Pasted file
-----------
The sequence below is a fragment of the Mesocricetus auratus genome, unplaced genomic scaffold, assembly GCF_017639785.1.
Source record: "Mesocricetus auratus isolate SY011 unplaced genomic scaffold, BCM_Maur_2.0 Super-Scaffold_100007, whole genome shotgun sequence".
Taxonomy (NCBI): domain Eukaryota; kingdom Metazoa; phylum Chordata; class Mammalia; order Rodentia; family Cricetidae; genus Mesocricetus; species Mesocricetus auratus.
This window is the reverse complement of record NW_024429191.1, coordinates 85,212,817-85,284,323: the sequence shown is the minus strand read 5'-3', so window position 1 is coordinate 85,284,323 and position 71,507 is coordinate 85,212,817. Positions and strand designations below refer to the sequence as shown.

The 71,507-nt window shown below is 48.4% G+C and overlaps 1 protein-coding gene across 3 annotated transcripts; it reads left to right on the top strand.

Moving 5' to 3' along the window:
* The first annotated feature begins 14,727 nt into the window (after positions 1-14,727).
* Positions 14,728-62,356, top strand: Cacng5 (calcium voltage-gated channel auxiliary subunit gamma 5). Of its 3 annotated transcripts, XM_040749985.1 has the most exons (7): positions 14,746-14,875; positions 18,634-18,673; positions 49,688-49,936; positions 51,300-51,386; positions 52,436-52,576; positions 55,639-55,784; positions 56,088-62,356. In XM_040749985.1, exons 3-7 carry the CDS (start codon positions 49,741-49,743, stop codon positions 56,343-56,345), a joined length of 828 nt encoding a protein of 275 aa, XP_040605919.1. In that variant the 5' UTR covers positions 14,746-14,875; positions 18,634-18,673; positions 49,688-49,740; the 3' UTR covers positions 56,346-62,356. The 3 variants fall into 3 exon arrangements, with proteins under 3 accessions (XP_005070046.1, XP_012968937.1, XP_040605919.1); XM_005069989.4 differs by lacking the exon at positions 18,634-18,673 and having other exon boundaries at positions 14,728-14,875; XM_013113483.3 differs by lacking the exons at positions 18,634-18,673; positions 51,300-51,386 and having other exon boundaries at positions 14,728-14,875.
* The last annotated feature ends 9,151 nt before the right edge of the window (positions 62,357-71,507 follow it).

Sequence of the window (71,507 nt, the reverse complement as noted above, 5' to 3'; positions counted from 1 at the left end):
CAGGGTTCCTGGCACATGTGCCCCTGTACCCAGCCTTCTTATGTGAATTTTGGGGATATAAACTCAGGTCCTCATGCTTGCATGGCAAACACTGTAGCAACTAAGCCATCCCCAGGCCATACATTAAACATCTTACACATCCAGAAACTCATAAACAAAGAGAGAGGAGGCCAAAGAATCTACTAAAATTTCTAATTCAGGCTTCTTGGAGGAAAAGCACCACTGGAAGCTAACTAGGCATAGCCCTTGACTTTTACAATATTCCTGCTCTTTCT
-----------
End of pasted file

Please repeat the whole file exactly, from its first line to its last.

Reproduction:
The sequence below is a fragment of the Mesocricetus auratus genome, unplaced genomic scaffold, assembly GCF_017639785.1.
Source record: "Mesocricetus auratus isolate SY011 unplaced genomic scaffold, BCM_Maur_2.0 Super-Scaffold_100007, whole genome shotgun sequence".
Taxonomy (NCBI): domain Eukaryota; kingdom Metazoa; phylum Chordata; class Mammalia; order Rodentia; family Cricetidae; genus Mesocricetus; species Mesocricetus auratus.
This window is the reverse complement of record NW_024429191.1, coordinates 85,212,817-85,284,323: the sequence shown is the minus strand read 5'-3', so window position 1 is coordinate 85,284,323 and position 71,507 is coordinate 85,212,817. Positions and strand designations below refer to the sequence as shown.

The 71,507-nt window shown below is 48.4% G+C and overlaps 1 protein-coding gene across 3 annotated transcripts; it reads left to right on the top strand.

Moving 5' to 3' along the window:
* The first annotated feature begins 14,727 nt into the window (after positions 1-14,727).
* Positions 14,728-62,356, top strand: Cacng5 (calcium voltage-gated channel auxiliary subunit gamma 5). Of its 3 annotated transcripts, XM_040749985.1 has the most exons (7): positions 14,746-14,875; positions 18,634-18,673; positions 49,688-49,936; positions 51,300-51,386; positions 52,436-52,576; positions 55,639-55,784; positions 56,088-62,356. In XM_040749985.1, exons 3-7 carry the CDS (start codon positions 49,741-49,743, stop codon positions 56,343-56,345), a joined length of 828 nt encoding a protein of 275 aa, XP_040605919.1. In that variant the 5' UTR covers positions 14,746-14,875; positions 18,634-18,673; positions 49,688-49,740; the 3' UTR covers positions 56,346-62,356. The 3 variants fall into 3 exon arrangements, with proteins under 3 accessions (XP_005070046.1, XP_012968937.1, XP_040605919.1); XM_005069989.4 differs by lacking the exon at positions 18,634-18,673 and having other exon boundaries at positions 14,728-14,875; XM_013113483.3 differs by lacking the exons at positions 18,634-18,673; positions 51,300-51,386 and having other exon boundaries at positions 14,728-14,875.
* The last annotated feature ends 9,151 nt before the right edge of the window (positions 62,357-71,507 follow it).

Sequence of the window (71,507 nt, the reverse complement as noted above, 5' to 3'; positions counted from 1 at the left end):
CAGGGTTCCTGGCACATGTGCCCCTGTACCCAGCCTTCTTATGTGAATTTTGGGGATATAAACTCAGGTCCTCATGCTTGCATGGCAAACACTGTAGCAACTAAGCCATCCCCAGGCCATACATTAAACATCTTACACATCCAGAAACTCATAAACAAAGAGAGAGGAGGCCAAAGAATCTACTAAAATTTCTAATTCAGGCTTCTTGGAGGAAAAGCACCACTGGAAGCTAACTAGGCATAGCCCTTGACTTTTACAATATTCCTGCTCTTTCT